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USS Hawes Assists Distressed Dhow

Navy NewsStand

Story Number: NNS070226-01
Release Date: 2/26/2007 8:41:00 AM

By Ens. Dan Guinn, USS Hawes Public Affairs

USS HAWES, At Sea (NNS) -- USS Hawes (FFG 53) assisted a merchant vessel in distress Feb. 19 while conducting maritime security operations (MSO) in the 5th Fleet area of operations.

Two SH-60B helicopters from embarked Helicopter Anti-Submarine Squadron Light (HSL) 42, or “Proud Warriors,” encountered the Yemeni-flagged dhow, which had been adrift for four days due to engine trouble, and was low on food.

“At first we didn’t know what to think,” said Aviation Warfare Systems Operator 2nd Class Jose Smith. “But we soon realized that they needed our assistance.”

Hawes quickly approached the dhow and launched its visit, board, search and seizure (VBSS) team to investigate. The dhow’s crew immediately invited the team on board to render assistance.

“It was great to hear them say how much they loved America,” said Boatswain’s Mate Seaman Brian Burris, boarding team member. “They really appreciated us being there.”

Despite the language barrier, the boarding team was able to identify the issue with the vessel’s engine and complete repairs. The dhow’s crew members were running extremely low on provisions and had begun eating raw fish stored on rapidly melting ice.

Within four hours after the initial contact, the VBSS team charged the dhow’s batteries, repaired electrical wiring and fixed the dhow’s bilge pump, which subsequently removed a foot of water from its bilge. Additionally, Hawes supplied the dhow’s crew with food and fresh water.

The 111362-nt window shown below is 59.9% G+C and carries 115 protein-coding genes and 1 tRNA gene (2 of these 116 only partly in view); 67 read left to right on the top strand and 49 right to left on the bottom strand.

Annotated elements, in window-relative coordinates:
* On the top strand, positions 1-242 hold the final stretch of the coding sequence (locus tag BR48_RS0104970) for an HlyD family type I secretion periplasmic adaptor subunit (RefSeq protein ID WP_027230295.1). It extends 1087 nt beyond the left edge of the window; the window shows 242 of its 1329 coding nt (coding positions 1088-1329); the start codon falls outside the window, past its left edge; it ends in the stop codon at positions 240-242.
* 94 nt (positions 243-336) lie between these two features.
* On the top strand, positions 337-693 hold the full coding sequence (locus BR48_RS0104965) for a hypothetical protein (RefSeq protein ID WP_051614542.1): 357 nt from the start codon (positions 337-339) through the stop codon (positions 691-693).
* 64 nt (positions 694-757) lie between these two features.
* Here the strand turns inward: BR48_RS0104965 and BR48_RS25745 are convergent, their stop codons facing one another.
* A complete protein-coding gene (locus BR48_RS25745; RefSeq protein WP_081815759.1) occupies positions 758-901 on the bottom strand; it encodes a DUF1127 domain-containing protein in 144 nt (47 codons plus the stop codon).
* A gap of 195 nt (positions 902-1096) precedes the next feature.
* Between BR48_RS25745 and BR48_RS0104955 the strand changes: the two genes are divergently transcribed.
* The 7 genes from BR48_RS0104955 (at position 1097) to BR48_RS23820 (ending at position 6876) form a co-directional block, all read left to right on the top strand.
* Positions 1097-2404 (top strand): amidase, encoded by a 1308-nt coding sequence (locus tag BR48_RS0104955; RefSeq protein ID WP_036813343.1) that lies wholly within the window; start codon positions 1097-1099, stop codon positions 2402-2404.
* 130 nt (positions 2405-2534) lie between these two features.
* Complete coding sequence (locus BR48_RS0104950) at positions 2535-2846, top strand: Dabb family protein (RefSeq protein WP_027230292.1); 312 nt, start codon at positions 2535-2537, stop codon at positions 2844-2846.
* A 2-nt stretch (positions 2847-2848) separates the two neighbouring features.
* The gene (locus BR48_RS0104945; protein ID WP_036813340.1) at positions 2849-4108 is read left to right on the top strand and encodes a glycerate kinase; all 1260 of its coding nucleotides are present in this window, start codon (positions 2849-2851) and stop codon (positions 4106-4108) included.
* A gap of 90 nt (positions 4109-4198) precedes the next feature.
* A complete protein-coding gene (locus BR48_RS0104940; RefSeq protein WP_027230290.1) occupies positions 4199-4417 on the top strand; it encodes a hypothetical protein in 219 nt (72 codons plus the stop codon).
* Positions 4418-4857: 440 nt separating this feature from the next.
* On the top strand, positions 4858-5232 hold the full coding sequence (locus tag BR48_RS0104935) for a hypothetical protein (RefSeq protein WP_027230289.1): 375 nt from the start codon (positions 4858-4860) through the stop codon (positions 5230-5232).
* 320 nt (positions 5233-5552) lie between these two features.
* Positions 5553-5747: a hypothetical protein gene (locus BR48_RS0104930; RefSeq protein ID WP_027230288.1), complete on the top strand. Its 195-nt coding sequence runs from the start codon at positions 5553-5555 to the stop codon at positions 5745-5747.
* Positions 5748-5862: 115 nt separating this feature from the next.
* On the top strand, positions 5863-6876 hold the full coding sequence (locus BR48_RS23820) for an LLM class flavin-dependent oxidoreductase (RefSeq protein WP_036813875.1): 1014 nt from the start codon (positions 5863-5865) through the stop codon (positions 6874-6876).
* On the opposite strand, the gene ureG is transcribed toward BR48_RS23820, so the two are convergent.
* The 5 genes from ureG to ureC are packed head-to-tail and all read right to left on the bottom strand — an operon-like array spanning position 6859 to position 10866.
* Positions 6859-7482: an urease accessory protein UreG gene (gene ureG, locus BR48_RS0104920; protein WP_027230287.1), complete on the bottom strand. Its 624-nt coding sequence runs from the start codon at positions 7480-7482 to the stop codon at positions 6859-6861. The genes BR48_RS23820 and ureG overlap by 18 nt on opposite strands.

“We never know what kind of curve ball MSO will toss us,” said Hawe’s Commanding Officer Cmdr. Chuck Marks. “This is why we’re here; to help make sure regional waters are safe.”

As part of MSO, coalition forces have a long standing tradition of helping mariners in distress by providing medical assistance, engineering assistance and search and rescue efforts. MSO help set the conditions for security and stability in the maritime environment, as well as complement the counter-terrorism and security efforts of regional nations. These operations deny international terrorists use of the maritime environment as a venue for attack or to transport personnel, weapons or other material.

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